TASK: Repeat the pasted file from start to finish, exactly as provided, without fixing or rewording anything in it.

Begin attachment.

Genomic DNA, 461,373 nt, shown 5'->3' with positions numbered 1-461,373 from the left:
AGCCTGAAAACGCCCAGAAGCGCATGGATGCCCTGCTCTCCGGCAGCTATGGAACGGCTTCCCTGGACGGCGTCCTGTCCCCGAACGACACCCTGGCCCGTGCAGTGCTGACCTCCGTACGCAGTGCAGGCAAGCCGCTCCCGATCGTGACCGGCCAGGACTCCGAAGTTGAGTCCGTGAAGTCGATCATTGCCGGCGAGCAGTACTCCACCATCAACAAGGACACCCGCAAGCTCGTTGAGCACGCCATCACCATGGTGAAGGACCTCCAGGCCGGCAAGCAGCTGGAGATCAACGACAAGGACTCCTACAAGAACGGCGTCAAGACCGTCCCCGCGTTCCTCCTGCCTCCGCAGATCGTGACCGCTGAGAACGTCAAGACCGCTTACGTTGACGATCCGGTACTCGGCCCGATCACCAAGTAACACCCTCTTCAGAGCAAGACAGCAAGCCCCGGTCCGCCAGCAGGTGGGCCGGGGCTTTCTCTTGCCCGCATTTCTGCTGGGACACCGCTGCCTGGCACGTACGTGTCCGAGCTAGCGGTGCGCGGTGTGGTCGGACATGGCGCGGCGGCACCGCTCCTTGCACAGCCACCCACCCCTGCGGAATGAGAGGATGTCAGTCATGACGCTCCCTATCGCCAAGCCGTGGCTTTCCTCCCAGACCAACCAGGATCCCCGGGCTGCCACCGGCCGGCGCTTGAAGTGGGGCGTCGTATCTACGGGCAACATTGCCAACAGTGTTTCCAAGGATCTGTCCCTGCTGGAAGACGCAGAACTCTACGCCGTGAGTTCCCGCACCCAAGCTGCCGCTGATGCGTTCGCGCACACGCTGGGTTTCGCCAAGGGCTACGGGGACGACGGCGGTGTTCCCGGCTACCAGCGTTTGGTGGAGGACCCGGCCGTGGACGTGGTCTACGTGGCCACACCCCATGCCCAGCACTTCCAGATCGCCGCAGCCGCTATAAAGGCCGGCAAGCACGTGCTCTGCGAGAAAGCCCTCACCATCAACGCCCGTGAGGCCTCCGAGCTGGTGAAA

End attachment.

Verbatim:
Genomic DNA, 461,373 nt, shown 5'->3' with positions numbered 1-461,373 from the left:
AGCCTGAAAACGCCCAGAAGCGCATGGATGCCCTGCTCTCCGGCAGCTATGGAACGGCTTCCCTGGACGGCGTCCTGTCCCCGAACGACACCCTGGCCCGTGCAGTGCTGACCTCCGTACGCAGTGCAGGCAAGCCGCTCCCGATCGTGACCGGCCAGGACTCCGAAGTTGAGTCCGTGAAGTCGATCATTGCCGGCGAGCAGTACTCCACCATCAACAAGGACACCCGCAAGCTCGTTGAGCACGCCATCACCATGGTGAAGGACCTCCAGGCCGGCAAGCAGCTGGAGATCAACGACAAGGACTCCTACAAGAACGGCGTCAAGACCGTCCCCGCGTTCCTCCTGCCTCCGCAGATCGTGACCGCTGAGAACGTCAAGACCGCTTACGTTGACGATCCGGTACTCGGCCCGATCACCAAGTAACACCCTCTTCAGAGCAAGACAGCAAGCCCCGGTCCGCCAGCAGGTGGGCCGGGGCTTTCTCTTGCCCGCATTTCTGCTGGGACACCGCTGCCTGGCACGTACGTGTCCGAGCTAGCGGTGCGCGGTGTGGTCGGACATGGCGCGGCGGCACCGCTCCTTGCACAGCCACCCACCCCTGCGGAATGAGAGGATGTCAGTCATGACGCTCCCTATCGCCAAGCCGTGGCTTTCCTCCCAGACCAACCAGGATCCCCGGGCTGCCACCGGCCGGCGCTTGAAGTGGGGCGTCGTATCTACGGGCAACATTGCCAACAGTGTTTCCAAGGATCTGTCCCTGCTGGAAGACGCAGAACTCTACGCCGTGAGTTCCCGCACCCAAGCTGCCGCTGATGCGTTCGCGCACACGCTGGGTTTCGCCAAGGGCTACGGGGACGACGGCGGTGTTCCCGGCTACCAGCGTTTGGTGGAGGACCCGGCCGTGGACGTGGTCTACGTGGCCACACCCCATGCCCAGCACTTCCAGATCGCCGCAGCCGCTATAAAGGCCGGCAAGCACGTGCTCTGCGAGAAAGCCCTCACCATCAACGCCCGTGAGGCCTCCGAGCTGGTGAAA